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Christmas in Typhoon Ruins

Was it the third time typhoon winds left us Maasinhons with no lights in the Christmas season, a supposed to be a season of hope covered in darkness. First there was super Typhoon Yolanda on November 8, 2013. Another typhoon struck exactly a day before Christmas Day on December 24, but I couldn’t remember the year. Then came super Typhoon Odette with its winds reaching Signal No. 5 at 195 then 260 kilometers per hour. Its devastation was beyond human estimation and imagination.
I was most deeply touched by the faith, hope, and heroism of a young girl who has been acting as mother to her younger brothers. Their house crumbled and was flattened by the winds, and they had to take shelter in the midst of the leaves of a fallen coconut tree. Just imagine the bitter coldness of typhoon winds, the girl,her father and younger brothers, all in tears, had to keep warm in each other’s embrace.Yet strong faith in the power of prayer sustained their family with the girl leading the praying of the holy rosary, all throughout their survival in the cold and uncertainty of having the typhoon pass and still live. Such measure of heroism amid the darkness and the winds.
We are pretty certain that Odette’s trail of devastation left countless souls desperate, totally helpless, losing hope in the darkness and feeling total loss for the death of relatives and loved ones. Reports of more scenes of devastation on television bring us to the edge, and to the very undeniable fact that man is utterly helpless when the heavens exact unerring justice against man’s obstinacy in sin, especially of our leaders who persist on injustice and oppression against the poor.
Just don’t forget the harassment of subsistence fishermen and poor fisherfolk who rely on the immense food resources of Maasin’s honasan. The healthy and living corals so plenty in the coastal areas are now being buried by illegal reclamation projects disguised as components of the mega structure dubbed as Maasin City Coastal Bypass Road. They have entombed our fish habitats, our shellfish (kinhason), crustaceans (kasag, lambay, pasayan, alimango, takla), brown seaweeds (samo), sea grass (lusay) bivalves (tambajang, liboo, litob, tuway), sea urchins (suwaki, tujom, paja-paja); our gentle sea cucumber locally called donsol which gives us lokot. There is more beyond the limitless sea foods in our honasan. And they would just tell us straight on the face: our honasan is dead! As if all of us Maasinhons are ignorant of the blessings of the sea, of the marine resources we have enjoyed and treasured in all our years of existence in our much beloved Maasin.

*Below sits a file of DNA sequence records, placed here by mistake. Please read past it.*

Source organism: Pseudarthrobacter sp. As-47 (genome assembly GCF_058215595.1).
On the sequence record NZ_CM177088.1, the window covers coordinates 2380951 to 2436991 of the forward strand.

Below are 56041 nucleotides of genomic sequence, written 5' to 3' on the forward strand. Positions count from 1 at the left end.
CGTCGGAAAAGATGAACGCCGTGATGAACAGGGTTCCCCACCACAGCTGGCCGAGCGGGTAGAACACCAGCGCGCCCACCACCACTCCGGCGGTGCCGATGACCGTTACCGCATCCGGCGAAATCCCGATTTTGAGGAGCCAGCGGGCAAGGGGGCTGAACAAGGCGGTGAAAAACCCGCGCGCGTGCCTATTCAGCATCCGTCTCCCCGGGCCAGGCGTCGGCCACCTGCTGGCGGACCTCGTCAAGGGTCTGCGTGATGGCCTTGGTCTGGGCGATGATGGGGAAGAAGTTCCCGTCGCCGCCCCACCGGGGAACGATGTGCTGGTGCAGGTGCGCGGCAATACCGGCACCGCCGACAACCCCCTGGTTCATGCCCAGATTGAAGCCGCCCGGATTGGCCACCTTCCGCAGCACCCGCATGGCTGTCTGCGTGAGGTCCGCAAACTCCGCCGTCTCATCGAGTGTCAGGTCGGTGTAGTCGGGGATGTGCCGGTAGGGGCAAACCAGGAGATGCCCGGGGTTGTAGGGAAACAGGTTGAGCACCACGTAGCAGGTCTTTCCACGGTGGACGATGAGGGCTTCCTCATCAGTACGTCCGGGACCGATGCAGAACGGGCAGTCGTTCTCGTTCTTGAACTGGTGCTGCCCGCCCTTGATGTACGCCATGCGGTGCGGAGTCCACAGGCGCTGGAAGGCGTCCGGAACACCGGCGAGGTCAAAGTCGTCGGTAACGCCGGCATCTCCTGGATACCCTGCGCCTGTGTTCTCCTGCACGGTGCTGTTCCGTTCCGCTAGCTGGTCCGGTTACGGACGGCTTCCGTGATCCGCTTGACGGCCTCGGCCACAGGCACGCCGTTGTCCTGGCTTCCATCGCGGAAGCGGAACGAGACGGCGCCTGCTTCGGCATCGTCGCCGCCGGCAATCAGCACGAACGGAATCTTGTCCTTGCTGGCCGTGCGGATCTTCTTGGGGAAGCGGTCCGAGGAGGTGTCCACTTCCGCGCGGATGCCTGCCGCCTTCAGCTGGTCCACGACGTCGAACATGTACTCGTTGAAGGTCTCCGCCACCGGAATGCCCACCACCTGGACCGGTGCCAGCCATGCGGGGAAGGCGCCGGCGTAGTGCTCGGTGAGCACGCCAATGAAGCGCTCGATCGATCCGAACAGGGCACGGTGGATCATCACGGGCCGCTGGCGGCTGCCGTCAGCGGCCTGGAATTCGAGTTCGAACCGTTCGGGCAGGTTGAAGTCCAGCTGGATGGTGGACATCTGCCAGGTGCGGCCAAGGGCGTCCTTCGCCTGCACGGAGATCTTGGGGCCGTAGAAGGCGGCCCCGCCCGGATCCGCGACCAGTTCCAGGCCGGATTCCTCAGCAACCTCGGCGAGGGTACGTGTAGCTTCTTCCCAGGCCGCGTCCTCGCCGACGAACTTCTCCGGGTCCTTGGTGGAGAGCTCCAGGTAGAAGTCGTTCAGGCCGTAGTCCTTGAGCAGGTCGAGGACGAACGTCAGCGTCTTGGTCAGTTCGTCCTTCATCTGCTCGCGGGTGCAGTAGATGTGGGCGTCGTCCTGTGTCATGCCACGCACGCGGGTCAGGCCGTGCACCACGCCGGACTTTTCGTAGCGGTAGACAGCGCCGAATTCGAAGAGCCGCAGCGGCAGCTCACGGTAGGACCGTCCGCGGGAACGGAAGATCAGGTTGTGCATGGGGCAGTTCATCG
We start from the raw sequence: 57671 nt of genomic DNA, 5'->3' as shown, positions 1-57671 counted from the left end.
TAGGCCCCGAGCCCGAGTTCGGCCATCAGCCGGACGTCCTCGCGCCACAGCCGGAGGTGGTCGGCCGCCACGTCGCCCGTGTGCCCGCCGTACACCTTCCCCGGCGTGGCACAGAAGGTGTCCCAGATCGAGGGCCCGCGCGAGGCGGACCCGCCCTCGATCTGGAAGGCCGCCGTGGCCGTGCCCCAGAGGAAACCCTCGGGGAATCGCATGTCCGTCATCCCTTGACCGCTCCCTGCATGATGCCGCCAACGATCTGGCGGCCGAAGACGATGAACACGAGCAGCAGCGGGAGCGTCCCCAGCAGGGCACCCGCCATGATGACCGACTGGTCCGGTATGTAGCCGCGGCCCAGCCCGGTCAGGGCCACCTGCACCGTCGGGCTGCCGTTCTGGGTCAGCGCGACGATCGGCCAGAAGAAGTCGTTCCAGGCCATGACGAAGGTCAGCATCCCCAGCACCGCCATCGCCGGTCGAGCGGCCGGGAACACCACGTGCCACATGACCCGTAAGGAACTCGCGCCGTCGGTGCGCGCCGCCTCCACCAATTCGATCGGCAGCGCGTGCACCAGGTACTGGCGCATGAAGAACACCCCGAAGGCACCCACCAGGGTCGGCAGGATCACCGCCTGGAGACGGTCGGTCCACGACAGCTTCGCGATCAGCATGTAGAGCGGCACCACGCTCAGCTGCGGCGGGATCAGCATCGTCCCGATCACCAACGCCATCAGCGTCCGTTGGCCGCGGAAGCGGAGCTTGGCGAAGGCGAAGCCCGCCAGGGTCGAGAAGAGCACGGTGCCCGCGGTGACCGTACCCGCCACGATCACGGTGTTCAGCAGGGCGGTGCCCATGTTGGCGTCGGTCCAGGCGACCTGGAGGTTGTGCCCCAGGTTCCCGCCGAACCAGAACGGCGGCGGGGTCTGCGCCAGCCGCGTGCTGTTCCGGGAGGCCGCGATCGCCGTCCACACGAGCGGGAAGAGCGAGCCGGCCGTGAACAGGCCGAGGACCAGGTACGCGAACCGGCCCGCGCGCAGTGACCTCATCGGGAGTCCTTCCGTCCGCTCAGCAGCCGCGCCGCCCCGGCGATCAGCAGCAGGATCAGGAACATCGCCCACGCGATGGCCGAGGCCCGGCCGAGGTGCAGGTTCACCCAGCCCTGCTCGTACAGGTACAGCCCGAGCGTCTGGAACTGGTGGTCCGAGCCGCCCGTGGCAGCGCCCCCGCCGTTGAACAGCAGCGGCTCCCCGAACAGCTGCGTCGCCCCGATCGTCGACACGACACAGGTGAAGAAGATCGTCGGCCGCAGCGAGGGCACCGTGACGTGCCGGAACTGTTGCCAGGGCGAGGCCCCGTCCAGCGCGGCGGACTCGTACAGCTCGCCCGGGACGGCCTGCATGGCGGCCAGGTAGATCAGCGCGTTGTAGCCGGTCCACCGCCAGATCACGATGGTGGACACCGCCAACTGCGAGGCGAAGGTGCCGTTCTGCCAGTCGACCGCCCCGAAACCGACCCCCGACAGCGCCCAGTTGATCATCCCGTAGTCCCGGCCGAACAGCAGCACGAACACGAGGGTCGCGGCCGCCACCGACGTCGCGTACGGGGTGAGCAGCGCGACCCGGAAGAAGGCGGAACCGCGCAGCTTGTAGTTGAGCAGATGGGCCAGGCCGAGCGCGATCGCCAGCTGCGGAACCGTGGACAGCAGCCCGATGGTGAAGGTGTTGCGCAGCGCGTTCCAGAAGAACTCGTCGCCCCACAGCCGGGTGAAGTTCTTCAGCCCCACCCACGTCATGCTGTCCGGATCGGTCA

Visitors to Maasin are often impressed by our religiosity, our hospitality, our comeliness of spirit and friendliness. But I guess we have gone too lax in morals, too obstinate in sin that our laxity and obstinacy have intruded into the limits of God’s patience and tolerance. His sword should cut off our slumber in sin, injustice, oppression and corruption, abuse of power and sheer arrogance.
What did we prepare Jesus for in his innocence in the manger with unblemished Joseph and Mary? For two years of the notorious Covid-19, we heard about corruption in relief distribution, in cash assistance from 4Ps, senior citizens pensions, in receiving P1,500 to P2,000 per head for vaccination services. Many senior citizens were treated with prejudice for being of a different political color; others received only P4,500 short of P1,500 for the P6,000 yearly pension. Still others were just told to take the place of those who will die.
As I have always reminded here, heaven exacts its most unerring justice in its own time, not in man’s unguarded moments of obstinacy in sin.

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